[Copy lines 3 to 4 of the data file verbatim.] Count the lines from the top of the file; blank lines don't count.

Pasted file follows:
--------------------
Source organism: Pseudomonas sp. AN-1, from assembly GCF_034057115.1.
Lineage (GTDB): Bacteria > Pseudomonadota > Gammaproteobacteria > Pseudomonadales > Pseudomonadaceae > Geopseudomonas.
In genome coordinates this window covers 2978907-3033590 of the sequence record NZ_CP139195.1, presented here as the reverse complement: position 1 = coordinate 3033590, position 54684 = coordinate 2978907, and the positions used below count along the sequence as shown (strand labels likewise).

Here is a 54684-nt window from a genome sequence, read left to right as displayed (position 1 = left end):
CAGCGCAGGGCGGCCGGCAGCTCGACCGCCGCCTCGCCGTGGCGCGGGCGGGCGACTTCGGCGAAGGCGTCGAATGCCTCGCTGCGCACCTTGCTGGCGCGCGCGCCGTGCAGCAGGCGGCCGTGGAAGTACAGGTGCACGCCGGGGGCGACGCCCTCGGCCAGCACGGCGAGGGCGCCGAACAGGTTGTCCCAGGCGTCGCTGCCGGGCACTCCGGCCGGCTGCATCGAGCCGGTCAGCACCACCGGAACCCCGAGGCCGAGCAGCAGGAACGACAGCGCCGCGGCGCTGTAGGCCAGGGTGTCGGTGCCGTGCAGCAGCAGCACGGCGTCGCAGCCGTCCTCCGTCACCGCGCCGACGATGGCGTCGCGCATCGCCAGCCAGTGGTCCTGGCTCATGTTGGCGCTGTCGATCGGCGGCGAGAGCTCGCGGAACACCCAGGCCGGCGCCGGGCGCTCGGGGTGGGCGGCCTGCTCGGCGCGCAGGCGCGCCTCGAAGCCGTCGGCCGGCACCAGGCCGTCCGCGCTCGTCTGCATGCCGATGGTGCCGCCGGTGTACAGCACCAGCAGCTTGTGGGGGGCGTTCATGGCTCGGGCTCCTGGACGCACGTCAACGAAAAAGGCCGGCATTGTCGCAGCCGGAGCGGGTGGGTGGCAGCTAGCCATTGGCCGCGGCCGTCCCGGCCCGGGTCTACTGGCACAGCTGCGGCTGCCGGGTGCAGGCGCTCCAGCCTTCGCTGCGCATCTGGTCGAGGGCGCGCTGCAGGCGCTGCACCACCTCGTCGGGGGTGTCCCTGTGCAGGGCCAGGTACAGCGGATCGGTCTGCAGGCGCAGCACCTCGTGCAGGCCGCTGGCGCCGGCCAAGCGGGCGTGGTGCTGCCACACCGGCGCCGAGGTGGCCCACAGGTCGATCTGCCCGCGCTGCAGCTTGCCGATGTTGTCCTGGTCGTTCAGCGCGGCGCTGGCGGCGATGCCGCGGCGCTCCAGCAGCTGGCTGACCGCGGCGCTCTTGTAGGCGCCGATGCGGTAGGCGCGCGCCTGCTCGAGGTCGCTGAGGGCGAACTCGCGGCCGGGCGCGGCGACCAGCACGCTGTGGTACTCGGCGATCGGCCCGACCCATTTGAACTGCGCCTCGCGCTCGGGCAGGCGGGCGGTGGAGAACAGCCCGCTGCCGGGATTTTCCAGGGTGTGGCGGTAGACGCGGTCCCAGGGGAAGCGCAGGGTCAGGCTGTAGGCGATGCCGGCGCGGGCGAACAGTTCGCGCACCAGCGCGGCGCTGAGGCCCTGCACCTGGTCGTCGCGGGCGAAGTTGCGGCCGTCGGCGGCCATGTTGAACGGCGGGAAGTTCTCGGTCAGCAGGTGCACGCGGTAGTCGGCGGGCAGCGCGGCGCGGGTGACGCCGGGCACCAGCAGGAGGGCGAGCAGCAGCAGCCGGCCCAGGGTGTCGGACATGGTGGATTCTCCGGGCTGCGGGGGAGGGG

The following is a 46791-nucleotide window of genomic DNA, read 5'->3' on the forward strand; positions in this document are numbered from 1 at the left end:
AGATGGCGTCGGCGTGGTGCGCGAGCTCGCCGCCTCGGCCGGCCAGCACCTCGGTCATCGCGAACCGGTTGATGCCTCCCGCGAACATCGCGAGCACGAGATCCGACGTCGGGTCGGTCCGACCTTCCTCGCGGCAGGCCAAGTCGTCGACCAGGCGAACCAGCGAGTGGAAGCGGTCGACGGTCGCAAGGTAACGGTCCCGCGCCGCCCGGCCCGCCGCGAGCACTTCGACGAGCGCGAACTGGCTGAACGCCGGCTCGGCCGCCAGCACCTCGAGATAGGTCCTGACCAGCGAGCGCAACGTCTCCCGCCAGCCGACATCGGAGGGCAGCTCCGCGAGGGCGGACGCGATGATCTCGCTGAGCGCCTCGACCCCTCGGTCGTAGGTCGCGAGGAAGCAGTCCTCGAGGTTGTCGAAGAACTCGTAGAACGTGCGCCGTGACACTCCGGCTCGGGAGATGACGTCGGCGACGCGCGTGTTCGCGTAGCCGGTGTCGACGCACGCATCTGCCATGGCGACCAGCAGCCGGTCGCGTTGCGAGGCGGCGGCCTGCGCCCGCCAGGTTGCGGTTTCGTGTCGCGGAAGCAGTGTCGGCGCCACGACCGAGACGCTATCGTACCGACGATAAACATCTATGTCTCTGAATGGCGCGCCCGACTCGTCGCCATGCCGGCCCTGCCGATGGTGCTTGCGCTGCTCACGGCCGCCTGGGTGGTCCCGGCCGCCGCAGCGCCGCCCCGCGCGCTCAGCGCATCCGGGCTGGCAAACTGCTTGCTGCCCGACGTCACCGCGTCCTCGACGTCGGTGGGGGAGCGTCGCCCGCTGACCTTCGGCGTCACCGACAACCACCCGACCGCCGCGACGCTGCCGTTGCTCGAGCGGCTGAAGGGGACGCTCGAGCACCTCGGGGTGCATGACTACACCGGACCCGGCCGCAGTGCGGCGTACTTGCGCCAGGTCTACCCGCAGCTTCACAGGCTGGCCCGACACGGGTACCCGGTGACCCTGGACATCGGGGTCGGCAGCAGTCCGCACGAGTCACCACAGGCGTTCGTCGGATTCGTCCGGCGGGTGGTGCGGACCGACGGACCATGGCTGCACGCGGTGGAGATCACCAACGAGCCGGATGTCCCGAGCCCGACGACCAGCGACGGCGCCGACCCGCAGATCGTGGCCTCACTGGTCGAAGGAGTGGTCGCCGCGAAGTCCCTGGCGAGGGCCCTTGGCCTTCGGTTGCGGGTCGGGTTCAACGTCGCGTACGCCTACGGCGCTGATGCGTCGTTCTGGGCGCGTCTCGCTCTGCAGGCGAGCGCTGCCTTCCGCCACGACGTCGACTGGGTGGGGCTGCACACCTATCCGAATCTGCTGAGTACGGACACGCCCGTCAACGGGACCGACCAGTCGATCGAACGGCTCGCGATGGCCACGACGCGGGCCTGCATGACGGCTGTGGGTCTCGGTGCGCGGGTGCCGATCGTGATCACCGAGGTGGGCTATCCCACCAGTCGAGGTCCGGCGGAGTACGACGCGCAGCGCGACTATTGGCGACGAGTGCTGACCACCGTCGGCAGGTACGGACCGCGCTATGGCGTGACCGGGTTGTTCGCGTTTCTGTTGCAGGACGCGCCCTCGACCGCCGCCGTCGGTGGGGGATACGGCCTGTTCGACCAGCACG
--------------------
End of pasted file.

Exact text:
In genome coordinates this window covers 2978907-3033590 of the sequence record NZ_CP139195.1, presented here as the reverse complement: position 1 = coordinate 3033590, position 54684 = coordinate 2978907, and the positions used below count along the sequence as shown (strand labels likewise).

Here is a 54684-nt window from a genome sequence, read left to right as displayed (position 1 = left end):